These sentences are ambiguous in English.  Each of these sentences may mean either one of two things because there is no marker to indicate the direct object.  For instance, the first sentence is ambiguous because it is not clear whether it is the man or the woman who may or may not be faithful.  (This is no trivial matter.  It makes a lot of difference which individual the writer is claiming may be unfaithful.)

Let us see how the English sentences are ambiguous and how the Esperanto sentences cannot be ambiguous:

1.  (English).  The English sentence Faithful or not, he loved her could mean either of these:

(First possible meaning) He loved her whether he was faithful to her or not.

          [In this case faithful modifies the subject, he, who might be faithful or not.]

(Second possible meaning ) He loved her even though she might not have been faithful to him.

          [In this case faithful modifies the direct object, her, a woman who might be faithful or not.]

In English the context will often make the meaning clear, at least for native speakers who have hundreds of thousands of hours of experience with the language.  In English conversation, the tone of the speaker’s voice will often make the meaning clear.  But for the foreigner who has just had a few hundred hours to spend with the language it is very helpful and often crucial to have a little marker that tells which word is the direct object.

The corresponding sentences in Esperanto would be clear to someone with just a few hundred hours of experience with the language because the presence or absence of the accusative ending –n would make the matter clear. This is how it would work in Esperanto:

The first way of translating Faithful or not, he loved her into Esperanto conveys the first possible meaning of the sentence but not the second:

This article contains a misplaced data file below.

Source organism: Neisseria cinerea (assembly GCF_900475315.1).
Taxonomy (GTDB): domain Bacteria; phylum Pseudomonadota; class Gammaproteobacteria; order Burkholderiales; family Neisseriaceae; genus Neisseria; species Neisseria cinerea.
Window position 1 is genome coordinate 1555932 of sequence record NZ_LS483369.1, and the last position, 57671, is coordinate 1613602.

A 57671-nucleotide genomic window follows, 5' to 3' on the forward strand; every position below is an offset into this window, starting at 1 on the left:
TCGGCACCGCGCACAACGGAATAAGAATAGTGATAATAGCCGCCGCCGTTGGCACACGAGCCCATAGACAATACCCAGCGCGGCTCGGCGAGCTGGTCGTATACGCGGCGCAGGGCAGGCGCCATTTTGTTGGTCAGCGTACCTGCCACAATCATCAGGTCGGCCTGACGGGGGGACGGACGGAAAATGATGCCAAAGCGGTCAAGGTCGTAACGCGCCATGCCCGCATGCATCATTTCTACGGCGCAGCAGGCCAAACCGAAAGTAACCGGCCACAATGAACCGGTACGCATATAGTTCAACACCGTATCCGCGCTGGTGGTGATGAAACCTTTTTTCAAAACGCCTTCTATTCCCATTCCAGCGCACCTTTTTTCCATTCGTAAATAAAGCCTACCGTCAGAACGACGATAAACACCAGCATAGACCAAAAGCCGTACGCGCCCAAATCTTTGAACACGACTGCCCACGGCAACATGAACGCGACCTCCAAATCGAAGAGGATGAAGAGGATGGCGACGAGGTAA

(First meaning) Fidela aŭ ne, li amis ŝin.

This means that he was the one who may have been faithful or not. This is because both fidela and li are the subject of the sentence. This is obvious because they do not have the direct object n-ending.

The second way of translating Faithful or not, he loved her into Esperanto conveys the second possible meaning of the sentence and not the first meaning:

(Second meaning) Fidelan aŭ ne, li amis ŝin

This means that he loved her whether she was faithful or not. This is because both fidelan and ŝin are what is loved, i.e. are part of the direct object. They both have the direct object n-ending.

The second sentence provides a more sophisticated example of how Esperanto avoids the ambiguity of English:

2.  (English).  The English sentence, Smith insulted the president more violently than the previous speaker could mean either of these:

(First possible meaning) Smith insulted the president more violently than the previous speaker had insulted the president.

          [In this case speaker is a subject, someone who has also dealt out insults to the president.]

(Second possible meaning) Smith insulted the president more violently than Smith had insulted the previous speaker.

          [In this case speaker is a direct object, someone who, like the president, has been insulted by Smith.]

In Esperanto if the previous speaker was doing the insulting (i.e. was a subject) the Esperanto words for the previous speaker, “la antaŭa parolanto”, would not have the n-ending:

The first way of translating Smith insulted the president more violently than the previous speaker into Esperanto translates the first possible meaning of the sentence but not the second:

(First meaning) Smith insultis la prezidenton pli krude ol la antaŭa parolanto.

This means that the previous speaker also insulted the president.

In Esperanto if the previous speaker was another person who was insulted by Smith, the Esperanto words for the previous speaker would take the direct object n-ending.

The second way of translating Smith insulted the president more violently than the previous speaker into Esperanto translates the second possible meaning of the sentence and not the first:

(Second meaning) Smith insultis la prezidenton pli krude ol la antaŭan parolanton

This means that the previous speaker was also the object of Smith’s insults.  The fact that la antaŭan parolanton was the object (of Smith’s insults) is clearly indicated by the direct object n-ending.

In both these sentences prezidenton with its n-ending is clearly the direct object.  In the first sentence antaŭa parolanto is a second subject.  In the second antaŭan parolanton is a second direct object.

Umberto Eco, the Italian semiotician has praised Esperanto as a masterpiece.  He points out that Zamenhof often chose to make the grammar of his language more powerful rather than settling for a less effective simplicity.  As an example of this, Eco points to the accusative ending.
 

2  The -n ending indicates DIRECTION

Consider this English sentence:

1.  The child jumps on the bed.